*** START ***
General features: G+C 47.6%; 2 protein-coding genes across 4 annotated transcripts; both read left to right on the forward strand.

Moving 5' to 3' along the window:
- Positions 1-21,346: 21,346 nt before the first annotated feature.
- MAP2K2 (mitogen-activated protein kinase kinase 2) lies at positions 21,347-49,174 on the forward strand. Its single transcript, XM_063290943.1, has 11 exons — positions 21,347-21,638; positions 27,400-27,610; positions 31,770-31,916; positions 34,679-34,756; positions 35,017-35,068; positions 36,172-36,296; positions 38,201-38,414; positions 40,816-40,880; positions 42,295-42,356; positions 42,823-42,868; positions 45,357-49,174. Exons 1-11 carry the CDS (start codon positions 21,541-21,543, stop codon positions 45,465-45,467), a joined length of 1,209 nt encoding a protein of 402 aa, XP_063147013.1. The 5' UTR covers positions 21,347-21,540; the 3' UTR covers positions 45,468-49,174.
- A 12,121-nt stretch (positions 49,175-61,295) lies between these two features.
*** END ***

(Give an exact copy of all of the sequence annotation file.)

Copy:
General features: G+C 47.6%; 2 protein-coding genes across 4 annotated transcripts; both read left to right on the forward strand.

Moving 5' to 3' along the window:
- Positions 1-21,346: 21,346 nt before the first annotated feature.
- MAP2K2 (mitogen-activated protein kinase kinase 2) lies at positions 21,347-49,174 on the forward strand. Its single transcript, XM_063290943.1, has 11 exons — positions 21,347-21,638; positions 27,400-27,610; positions 31,770-31,916; positions 34,679-34,756; positions 35,017-35,068; positions 36,172-36,296; positions 38,201-38,414; positions 40,816-40,880; positions 42,295-42,356; positions 42,823-42,868; positions 45,357-49,174. Exons 1-11 carry the CDS (start codon positions 21,541-21,543, stop codon positions 45,465-45,467), a joined length of 1,209 nt encoding a protein of 402 aa, XP_063147013.1. The 5' UTR covers positions 21,347-21,540; the 3' UTR covers positions 45,468-49,174.
- A 12,121-nt stretch (positions 49,175-61,295) lies between these two features.